The Moreira Salles Institute (IMS) is a reference in the Brazilian cultural landscape and is dedicated to the dissemination of photography, music, literature and iconography, with one of the richest collections in the country.
Over the past few years, IMS has been pursuing the idea of using its collection also to produce knowledge. The first step was opening a new and truly modern building for its unit in São Paulo located on Paulista Avenue, an important cultural corridor in the largest city in Americas.
A competition was held to select the design for the new IMS. Andrade Morettin Associated Architects was chosen for its project that aimed to use the lightweighting aspect of steel as a structural element. Transparency was achieved through applying translucent glass and incorporating an open square located 58 feet above ground as the convergence point of the building, from which visitors can experience a unique view of one of the most vibrant regions of the city.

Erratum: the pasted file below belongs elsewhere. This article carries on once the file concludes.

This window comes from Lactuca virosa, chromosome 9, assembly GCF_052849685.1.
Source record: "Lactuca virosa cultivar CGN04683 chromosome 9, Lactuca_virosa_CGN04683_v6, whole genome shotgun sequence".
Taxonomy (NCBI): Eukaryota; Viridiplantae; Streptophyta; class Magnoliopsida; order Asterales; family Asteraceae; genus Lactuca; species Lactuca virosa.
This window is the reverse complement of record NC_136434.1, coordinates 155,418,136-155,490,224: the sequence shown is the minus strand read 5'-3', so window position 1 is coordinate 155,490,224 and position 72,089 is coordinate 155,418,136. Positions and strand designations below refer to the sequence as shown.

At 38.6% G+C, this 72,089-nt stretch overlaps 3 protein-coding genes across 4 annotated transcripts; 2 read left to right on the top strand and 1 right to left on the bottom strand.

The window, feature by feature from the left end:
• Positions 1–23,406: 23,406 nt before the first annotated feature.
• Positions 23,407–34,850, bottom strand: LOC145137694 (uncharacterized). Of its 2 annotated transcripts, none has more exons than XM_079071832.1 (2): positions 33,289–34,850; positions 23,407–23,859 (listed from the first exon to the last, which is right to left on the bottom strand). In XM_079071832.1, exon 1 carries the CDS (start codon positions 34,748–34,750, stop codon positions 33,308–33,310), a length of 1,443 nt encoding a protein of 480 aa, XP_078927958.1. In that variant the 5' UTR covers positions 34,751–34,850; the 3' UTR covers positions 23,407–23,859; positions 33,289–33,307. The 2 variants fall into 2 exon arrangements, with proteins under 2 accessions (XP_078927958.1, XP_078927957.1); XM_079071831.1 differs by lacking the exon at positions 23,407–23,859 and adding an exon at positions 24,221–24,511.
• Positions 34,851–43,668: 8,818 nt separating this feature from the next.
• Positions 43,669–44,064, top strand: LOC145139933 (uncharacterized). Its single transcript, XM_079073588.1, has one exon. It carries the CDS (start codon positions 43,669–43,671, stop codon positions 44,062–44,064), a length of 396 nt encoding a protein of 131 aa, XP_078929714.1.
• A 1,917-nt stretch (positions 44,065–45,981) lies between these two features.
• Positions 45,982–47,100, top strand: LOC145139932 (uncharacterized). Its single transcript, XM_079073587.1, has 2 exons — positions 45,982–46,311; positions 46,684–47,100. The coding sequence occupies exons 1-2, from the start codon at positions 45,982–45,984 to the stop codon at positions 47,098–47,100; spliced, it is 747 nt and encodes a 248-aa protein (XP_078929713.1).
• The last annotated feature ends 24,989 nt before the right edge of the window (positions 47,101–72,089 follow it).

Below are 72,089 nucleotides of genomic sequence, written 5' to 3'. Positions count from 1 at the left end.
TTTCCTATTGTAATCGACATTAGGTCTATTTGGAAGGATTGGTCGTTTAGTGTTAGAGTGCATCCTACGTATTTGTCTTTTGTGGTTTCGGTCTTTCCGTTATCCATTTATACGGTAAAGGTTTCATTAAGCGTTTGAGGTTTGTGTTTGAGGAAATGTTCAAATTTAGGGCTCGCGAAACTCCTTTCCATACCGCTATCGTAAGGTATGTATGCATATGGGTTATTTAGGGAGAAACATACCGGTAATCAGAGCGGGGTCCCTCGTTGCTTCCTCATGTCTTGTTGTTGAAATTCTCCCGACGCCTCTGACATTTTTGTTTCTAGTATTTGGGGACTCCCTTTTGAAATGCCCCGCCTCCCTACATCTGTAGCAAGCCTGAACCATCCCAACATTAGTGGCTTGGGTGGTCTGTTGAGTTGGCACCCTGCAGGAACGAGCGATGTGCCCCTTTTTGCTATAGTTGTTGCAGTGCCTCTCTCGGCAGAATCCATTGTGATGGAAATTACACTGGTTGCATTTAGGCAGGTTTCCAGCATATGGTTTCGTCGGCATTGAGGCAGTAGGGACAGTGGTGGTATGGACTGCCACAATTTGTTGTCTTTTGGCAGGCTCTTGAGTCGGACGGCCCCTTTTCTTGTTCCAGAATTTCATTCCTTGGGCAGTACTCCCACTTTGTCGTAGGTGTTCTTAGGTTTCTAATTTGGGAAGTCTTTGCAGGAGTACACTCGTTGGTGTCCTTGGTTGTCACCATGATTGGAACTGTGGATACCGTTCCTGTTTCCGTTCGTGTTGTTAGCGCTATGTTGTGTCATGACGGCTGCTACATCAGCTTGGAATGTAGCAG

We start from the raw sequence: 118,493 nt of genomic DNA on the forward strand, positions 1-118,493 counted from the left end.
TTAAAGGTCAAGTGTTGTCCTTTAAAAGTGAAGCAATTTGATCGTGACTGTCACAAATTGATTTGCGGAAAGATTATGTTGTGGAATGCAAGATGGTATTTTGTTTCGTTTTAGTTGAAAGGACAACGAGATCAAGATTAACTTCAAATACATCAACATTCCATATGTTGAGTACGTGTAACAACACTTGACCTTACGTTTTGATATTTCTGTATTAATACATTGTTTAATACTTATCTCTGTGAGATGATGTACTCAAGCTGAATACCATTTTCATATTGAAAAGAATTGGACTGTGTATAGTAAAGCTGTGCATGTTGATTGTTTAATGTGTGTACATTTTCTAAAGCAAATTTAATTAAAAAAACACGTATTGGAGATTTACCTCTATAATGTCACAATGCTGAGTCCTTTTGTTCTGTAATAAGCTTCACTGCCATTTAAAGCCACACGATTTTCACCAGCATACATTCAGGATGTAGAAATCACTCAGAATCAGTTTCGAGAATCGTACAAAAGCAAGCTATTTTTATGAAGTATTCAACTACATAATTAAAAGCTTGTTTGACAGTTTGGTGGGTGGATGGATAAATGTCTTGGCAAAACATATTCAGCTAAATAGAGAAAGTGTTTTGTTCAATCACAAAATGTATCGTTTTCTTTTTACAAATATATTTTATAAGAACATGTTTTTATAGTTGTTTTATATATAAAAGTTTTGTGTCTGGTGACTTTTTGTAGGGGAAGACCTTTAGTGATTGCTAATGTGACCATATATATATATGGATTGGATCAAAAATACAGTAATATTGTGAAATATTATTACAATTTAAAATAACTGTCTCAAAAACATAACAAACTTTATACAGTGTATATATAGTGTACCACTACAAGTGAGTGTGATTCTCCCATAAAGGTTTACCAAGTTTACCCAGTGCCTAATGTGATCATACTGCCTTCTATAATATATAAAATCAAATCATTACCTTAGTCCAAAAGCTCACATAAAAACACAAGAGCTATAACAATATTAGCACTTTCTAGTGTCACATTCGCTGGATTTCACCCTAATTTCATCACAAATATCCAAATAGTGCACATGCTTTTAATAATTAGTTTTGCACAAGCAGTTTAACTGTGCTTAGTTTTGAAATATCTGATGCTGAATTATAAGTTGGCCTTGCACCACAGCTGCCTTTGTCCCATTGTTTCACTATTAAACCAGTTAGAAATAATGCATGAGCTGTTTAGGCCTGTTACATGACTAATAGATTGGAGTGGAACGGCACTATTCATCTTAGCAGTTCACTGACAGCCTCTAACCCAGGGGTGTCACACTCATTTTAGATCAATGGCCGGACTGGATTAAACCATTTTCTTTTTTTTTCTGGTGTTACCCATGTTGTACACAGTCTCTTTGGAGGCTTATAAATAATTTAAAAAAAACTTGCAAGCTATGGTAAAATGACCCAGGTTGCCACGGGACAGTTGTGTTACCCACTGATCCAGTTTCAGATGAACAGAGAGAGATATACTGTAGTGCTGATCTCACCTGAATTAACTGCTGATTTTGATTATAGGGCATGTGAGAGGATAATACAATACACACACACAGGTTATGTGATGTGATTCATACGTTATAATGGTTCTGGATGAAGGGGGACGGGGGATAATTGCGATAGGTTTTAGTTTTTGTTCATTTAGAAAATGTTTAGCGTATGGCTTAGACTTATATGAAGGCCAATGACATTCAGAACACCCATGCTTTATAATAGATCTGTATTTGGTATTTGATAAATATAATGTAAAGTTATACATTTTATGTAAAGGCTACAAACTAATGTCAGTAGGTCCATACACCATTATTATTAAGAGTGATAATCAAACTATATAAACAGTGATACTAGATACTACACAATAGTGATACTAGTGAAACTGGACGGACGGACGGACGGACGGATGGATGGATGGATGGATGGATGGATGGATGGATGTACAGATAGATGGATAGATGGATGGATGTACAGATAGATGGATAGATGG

The result is one of the more architecturally eloquent buildings of the region and a new postcard for one of the world’s most iconic cities. The architects explain that using steel as the structural element came naturally due to its architectural plasticity and lightweighting capacity that allowed the designers to solve complex aspects of the project, like the expansive open spaces, tall ceilings and leaner sections.
Niobium microalloyed steel as hot rolled sections and plates comprised the welded profile and were produced by Gerdau in accordance with the ASTM A572 GR50 and ASTM A572 GR60 standards. These components were essential to achieving the structural goals and to improving the bearing strength of the floors that must withstand the weight of heavy artwork, such as sculptures and other large pieces.
Niobium microalloyed steels also provide considerable improvements to critical mechanical properties, such as strength and toughness, which is the resistance to deformation or breaking, and they also significantly improve weldability. The IMS structure used a total of 556 tonnes of niobium microalloyed steel.